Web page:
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HomeNewsRohit and I don't decide contracts: Dravid on Iyer, Kishan omission

Rohit and I don’t decide contracts: Dravid on Iyer, Kishan omission

NEW DELHI: The fate of sidelined cricketers

Shreyas Iyer

and

Ishan Kishan

has sparked widespread debate following their omission from the BCCI central contract list. However, India head coach

Rahul Dravid

on Saturday expressed reluctance to shut the door on their prospects.
Ishan Kishan, absent from the two-Test series against South Africa, has been diligently preparing for the upcoming IPL alongside Mumbai Indians’ teammate

Hardik Pandya

at a private facility in Baroda.

In defiance of the BCCI’s directive to participate in domestic matches, Iyer initially withdrew from Mumbai’s Ranji Trophy quarterfinal, citing back spasms.
However, he subsequently played in the semifinal against Tamil Nadu and is slated to feature in the final against Vidarbha starting Sunday.
“They are always in the mix. Nobody is out of picture. Everyone who’s playing domestic cricket is in the mix. It’s just a question of, hopefully, them getting back and fit, playing cricket, and forcing the selectors to pick them again.”

However Dravid steered cleared when the sensitive issue of central contract cropped up.
“I don’t decide contracts, right? Contracts are decided by the selectors and the board. I don’t even know what is the criteria (for inclusion). Me and Rohit select the (playing) 11. We have never discussed whether somebody has a contract or not. I don’t even know what the list of the contracted players is,” said Dravid in the post-match press-conference.

After India bagged the five-match series against England 4-1, BCCI secretary Jay Shah announced a ‘Test Cricket Incentive Scheme’ for players appearing in more red-ball cricket for the country.
Dravid hoped that the players would look at it as a reward for their hard work rather than another source to earn money.
“I really hope money is not going to be the incentive to play Test cricket. It’s just the hard work and how tough Test cricket can be is being recognised.
“So, I wouldn’t see it as an incentive to make people play Test cricket, I hope not. But it is nice that the BCCI is recognizing it. I think it is a reward, not an incentive,” said the former Indian skipper.
He then proceeded to cite the example of veteran spinner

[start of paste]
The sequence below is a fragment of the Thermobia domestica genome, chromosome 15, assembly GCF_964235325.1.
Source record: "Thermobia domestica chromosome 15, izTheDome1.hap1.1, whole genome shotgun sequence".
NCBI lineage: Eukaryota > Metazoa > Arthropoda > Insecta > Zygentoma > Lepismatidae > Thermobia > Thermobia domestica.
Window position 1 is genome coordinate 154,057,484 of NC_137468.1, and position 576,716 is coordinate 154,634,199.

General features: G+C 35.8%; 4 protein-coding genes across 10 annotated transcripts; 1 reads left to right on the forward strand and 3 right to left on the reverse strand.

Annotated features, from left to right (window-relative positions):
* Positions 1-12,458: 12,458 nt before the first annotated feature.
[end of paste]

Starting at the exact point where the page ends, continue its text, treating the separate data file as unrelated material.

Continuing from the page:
Ravichandran Ashwin

to validate his point.
“It takes a special person to do what Ashwin has done (rejoining the team after a personal emergency), to play 100 Tests, you go through a lot. We don’t celebrate 100 T20Is in the same way, do we?
“It’s only when you get here that you realise that sometimes it’s quite tough, but it is extremely satisfying (to play Tests). If they are well supported and well documented, I am sure there will be a lot of people still wanting to play Test cricket,” said Dravid.
Ranji Trophy scheduling
The talk about the primacy of red-ball cricket also took the questions to the hectic schedule of Ranji Trophy, as pointed out by India all-rounder Shardul Thakur.
The premier domestic tournament was played out in a rush between January and March, as the teams often had to return to the field after a short break.
Dravid said a deep thought is needed on the subject.
“I saw some of the comments by Shardul. In fact, some of the boys who’ve come into the team also commented about how tough the domestic schedule is,” Dravid admitted.
“We need to hear the players because they are going through the grind and putting their bodies on the line. We need to see how we can manage our schedules. It’s a long season already in India. It’s tough,” he said.
In that context, Dravid called for a thorough revisit of the domestic calendar.
“The Ranji Trophy is a long season, and if you add a Duleep and a Deodhar to that…if I’m not mistaken, the Duleep started in June, a month after the IPL.
“Your problem in this situation is your best players, the guys who are pushing for selection for India, are the ones that end up playing the most cricket. So, it can get quite tough on a lot of those boys.”
He wants BCCI to have a re-look at the calendar.
“Maybe we need to re-look and see whether some of the tournaments that we are conducting are necessary in this day and age or if they are not necessary. There needs to be an all-round review involving coaches and players,” he signed off.
(With inputs from PTI)